Daily Routine

What adverse effects might an excess of Vitamin A cause?

Vitamin ASerious negative effects may result from a vitamin A excess. Usually, preparations rather than diet are to blame.

The liver is where the body accumulates fat-soluble vitamin A, also known as retinol. When more vitamin A is taken than is necessary, it cannot be easily eliminated; instead, it builds up. Consequently, grievances may surface.

Vitamin A can be found in many common foods, both plant and animal-based. But unless liver consumption is a regular occurrence for the sick person, a vitamin A overdose rarely warrants concern based only on food. Plant-based foods include beta-carotene, also known as provitamin A, which the body can convert into vitamin A. As a result, significant amounts of this substance are safe to consume.

How much vitamin A does the body require each day?

Experts typically advise against taking dietary supplements containing vitamin A unless absolutely necessary, due to the good supply situation that exists in all nations. Extended usage may quickly result in an overdose and an overstock. Next, experts discuss hypervitaminosis.

If people afflicted take vitamin A-containing medications on a daily basis, such as retinoic acid (isotretinoin), which is the active ingredient in medications used to treat severe acne, there may also be a danger of overdosing.
A doctor should be consulted by anyone who observes symptoms of an overdose or adverse consequences.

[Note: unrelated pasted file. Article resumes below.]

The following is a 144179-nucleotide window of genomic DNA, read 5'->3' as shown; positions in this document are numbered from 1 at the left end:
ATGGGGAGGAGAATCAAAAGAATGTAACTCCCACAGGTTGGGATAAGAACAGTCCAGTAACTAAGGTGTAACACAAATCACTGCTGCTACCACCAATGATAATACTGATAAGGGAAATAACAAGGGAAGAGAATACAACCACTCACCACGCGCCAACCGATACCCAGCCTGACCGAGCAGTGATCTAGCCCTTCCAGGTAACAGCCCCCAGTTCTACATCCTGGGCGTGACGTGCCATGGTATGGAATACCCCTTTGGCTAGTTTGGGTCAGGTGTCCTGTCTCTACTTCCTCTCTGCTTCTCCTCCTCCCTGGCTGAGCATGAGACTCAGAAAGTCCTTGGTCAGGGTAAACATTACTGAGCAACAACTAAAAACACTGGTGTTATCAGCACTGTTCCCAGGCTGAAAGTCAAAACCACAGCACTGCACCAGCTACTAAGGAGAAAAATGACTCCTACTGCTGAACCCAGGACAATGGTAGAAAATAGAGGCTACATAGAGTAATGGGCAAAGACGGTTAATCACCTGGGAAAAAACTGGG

A doctor should be consulted by anyone who observes symptoms of an overdose or adverse consequences.

Potential adverse effects of a vitamin A overdose

A vitamin A excess can have a number of negative effects. Symptoms of acute vitamin A toxicity include the following:

Head Pain
vomiting and nausea
vision issues
Elevation of intracranial pressure

Take large amounts of vitamin A over a short period of time to avoid acute vitamin A poisoning. Then, a few hours later, adverse consequences may manifest.

Side effects can also arise from a prolonged (chronic) excess of vitamin A; this is typically the consequence of consuming vitamin A-containing dietary supplements over an extended period of time. Among the possible indicators of this are:

diminished appetite
arid skin
rough skin that cracks
Hair loss ripped mouth corners (rhagades in the mouth corners)
Gallstones with enlarged liver
aches in the muscles and joints
Fecting (in females) bleeding during menstruation
bone ache



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